The UAE is a major market for Vietnamese exports, including seafood, textiles, and agricultural products. In return, the UAE exports petroleum, machinery, and chemicals to Vietnam. The two countries have also been working closely together on a number of infrastructure projects in recent years. The expansion of trade between Vietnam and the UAE is a positive development for both countries. The two countries have complementary strengths and are well–positioned to capitalize on the growing demand for Vietnamese goods and services in the UAE.

The expansion of trade between the two countries is also expected to create jobs and spur economic growth in both countries.

Banned Products

Banned products are those which are not allowed to be imported into Vietnam. This includes products that are prohibited by law, as well as those which are restricted or regulated. Some of the most common banned products include drugs, alcohol, tobacco, firearms, and explosives. The importation of banned products into Vietnam is punishable by law. Offenders may be subject to fines, jail time, or both. In some cases, the death penalty may be imposed.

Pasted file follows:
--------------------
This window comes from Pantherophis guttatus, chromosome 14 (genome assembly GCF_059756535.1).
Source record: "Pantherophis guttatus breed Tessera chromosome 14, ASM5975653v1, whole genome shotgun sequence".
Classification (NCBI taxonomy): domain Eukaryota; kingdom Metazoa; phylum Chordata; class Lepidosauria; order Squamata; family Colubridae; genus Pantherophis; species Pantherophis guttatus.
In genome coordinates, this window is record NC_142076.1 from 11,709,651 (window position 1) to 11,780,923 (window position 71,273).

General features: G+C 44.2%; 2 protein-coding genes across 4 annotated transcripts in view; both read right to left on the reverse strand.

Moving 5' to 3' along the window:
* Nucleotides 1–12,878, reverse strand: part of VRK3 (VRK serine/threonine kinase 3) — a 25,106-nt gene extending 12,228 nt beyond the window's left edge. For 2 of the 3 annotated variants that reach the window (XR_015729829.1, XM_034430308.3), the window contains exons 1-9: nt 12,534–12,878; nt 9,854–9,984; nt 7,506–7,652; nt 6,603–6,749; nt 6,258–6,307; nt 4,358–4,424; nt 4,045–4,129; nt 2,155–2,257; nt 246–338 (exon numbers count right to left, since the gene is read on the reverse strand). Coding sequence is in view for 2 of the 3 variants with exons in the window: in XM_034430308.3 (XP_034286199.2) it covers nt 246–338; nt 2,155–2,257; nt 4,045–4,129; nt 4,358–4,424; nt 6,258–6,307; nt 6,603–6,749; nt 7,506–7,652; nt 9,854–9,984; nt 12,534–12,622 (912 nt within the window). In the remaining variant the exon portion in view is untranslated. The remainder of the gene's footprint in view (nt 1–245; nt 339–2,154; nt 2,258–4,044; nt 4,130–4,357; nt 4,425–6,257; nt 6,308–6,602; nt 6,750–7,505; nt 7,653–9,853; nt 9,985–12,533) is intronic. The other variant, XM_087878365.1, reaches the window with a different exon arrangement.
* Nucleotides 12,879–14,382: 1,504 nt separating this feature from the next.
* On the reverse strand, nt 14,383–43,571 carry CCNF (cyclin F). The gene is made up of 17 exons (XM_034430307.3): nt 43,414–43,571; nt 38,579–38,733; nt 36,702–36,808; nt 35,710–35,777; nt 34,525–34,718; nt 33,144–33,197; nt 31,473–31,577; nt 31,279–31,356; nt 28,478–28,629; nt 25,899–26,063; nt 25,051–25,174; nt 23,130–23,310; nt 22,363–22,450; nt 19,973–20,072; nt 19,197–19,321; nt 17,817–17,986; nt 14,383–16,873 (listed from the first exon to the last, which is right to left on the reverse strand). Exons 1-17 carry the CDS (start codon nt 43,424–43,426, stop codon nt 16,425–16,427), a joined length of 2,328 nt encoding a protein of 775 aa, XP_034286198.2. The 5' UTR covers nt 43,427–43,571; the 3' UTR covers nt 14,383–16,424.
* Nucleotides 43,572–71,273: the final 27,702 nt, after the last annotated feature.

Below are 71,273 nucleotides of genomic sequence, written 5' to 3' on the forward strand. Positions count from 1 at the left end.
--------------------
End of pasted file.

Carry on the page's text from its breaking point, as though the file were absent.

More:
Documents and Customs Clearance

According to the Vietnam Customs Department, the clearance of cargo generally includes four steps: declaration, inspection, customs clearance, and release.
1. Declaration: The importer/exporter or their authorized representative must submit a customs declaration form to the customs authority. This form must include all required information such as a description of the goods, their value, and the country of origin.
2. Inspection: Customs officers will inspect the goods to ensure that they match the information declared on the customs declaration form.
3. Customs clearance: Once the goods have been inspected and verified, the customs authority will issue a clearance certificate.
4. Release: The importer/exporter can then take possession of the goods.

Rules &amp; Regulations

The shipping industry is heavily regulated in order to ensure the safety of both the workers and the cargo. When shipping to Vietnam, there are a few specific regulations that must be followed in order to avoid any penalties or delays. First, all cargo must be properly labeled with the correct destination. Second, all shipments must be insured in case of damage or loss. Finally, all shipments must be accompanied by the correct documentation, including a bill of lading and a certificate of origin. Failure to follow any of these rules can result in significant delays or even the confiscation of the shipment.

City From City To Port From Port To Price Shipping Line Container Code Valid To Container Type Distance Transit Time